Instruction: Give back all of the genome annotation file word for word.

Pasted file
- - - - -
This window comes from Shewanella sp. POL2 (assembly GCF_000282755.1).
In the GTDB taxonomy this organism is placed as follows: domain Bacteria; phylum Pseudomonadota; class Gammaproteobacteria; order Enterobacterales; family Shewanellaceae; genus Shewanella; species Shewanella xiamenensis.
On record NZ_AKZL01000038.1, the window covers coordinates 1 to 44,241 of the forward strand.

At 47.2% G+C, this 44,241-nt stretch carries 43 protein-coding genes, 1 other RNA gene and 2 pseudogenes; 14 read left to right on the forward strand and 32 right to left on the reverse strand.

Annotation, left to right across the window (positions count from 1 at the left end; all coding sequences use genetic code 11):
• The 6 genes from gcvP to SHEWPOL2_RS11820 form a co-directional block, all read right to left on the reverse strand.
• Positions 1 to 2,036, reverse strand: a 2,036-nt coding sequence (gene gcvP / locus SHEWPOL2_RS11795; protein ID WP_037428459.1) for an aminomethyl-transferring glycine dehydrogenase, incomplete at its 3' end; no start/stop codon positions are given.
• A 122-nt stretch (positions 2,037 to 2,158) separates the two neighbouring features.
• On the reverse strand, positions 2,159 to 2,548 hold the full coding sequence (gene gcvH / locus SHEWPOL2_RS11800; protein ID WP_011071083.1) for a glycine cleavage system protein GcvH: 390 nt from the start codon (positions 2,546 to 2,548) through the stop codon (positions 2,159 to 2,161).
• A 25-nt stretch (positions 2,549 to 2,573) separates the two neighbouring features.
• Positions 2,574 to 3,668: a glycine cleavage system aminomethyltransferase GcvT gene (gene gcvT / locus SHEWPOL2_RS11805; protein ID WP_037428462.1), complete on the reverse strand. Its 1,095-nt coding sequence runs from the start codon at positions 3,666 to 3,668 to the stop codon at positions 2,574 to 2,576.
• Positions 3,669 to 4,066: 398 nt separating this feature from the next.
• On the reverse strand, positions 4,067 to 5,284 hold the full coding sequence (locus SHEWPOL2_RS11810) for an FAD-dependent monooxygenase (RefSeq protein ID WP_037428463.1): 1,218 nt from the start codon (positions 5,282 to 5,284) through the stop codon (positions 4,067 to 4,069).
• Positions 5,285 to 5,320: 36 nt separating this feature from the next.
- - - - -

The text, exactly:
This window comes from Shewanella sp. POL2 (assembly GCF_000282755.1).
In the GTDB taxonomy this organism is placed as follows: domain Bacteria; phylum Pseudomonadota; class Gammaproteobacteria; order Enterobacterales; family Shewanellaceae; genus Shewanella; species Shewanella xiamenensis.
On record NZ_AKZL01000038.1, the window covers coordinates 1 to 44,241 of the forward strand.

At 47.2% G+C, this 44,241-nt stretch carries 43 protein-coding genes, 1 other RNA gene and 2 pseudogenes; 14 read left to right on the forward strand and 32 right to left on the reverse strand.

Annotation, left to right across the window (positions count from 1 at the left end; all coding sequences use genetic code 11):
• The 6 genes from gcvP to SHEWPOL2_RS11820 form a co-directional block, all read right to left on the reverse strand.
• Positions 1 to 2,036, reverse strand: a 2,036-nt coding sequence (gene gcvP / locus SHEWPOL2_RS11795; protein ID WP_037428459.1) for an aminomethyl-transferring glycine dehydrogenase, incomplete at its 3' end; no start/stop codon positions are given.
• A 122-nt stretch (positions 2,037 to 2,158) separates the two neighbouring features.
• On the reverse strand, positions 2,159 to 2,548 hold the full coding sequence (gene gcvH / locus SHEWPOL2_RS11800; protein ID WP_011071083.1) for a glycine cleavage system protein GcvH: 390 nt from the start codon (positions 2,546 to 2,548) through the stop codon (positions 2,159 to 2,161).
• A 25-nt stretch (positions 2,549 to 2,573) separates the two neighbouring features.
• Positions 2,574 to 3,668: a glycine cleavage system aminomethyltransferase GcvT gene (gene gcvT / locus SHEWPOL2_RS11805; protein ID WP_037428462.1), complete on the reverse strand. Its 1,095-nt coding sequence runs from the start codon at positions 3,666 to 3,668 to the stop codon at positions 2,574 to 2,576.
• Positions 3,669 to 4,066: 398 nt separating this feature from the next.
• On the reverse strand, positions 4,067 to 5,284 hold the full coding sequence (locus SHEWPOL2_RS11810) for an FAD-dependent monooxygenase (RefSeq protein ID WP_037428463.1): 1,218 nt from the start codon (positions 5,282 to 5,284) through the stop codon (positions 4,067 to 4,069).
• Positions 5,285 to 5,320: 36 nt separating this feature from the next.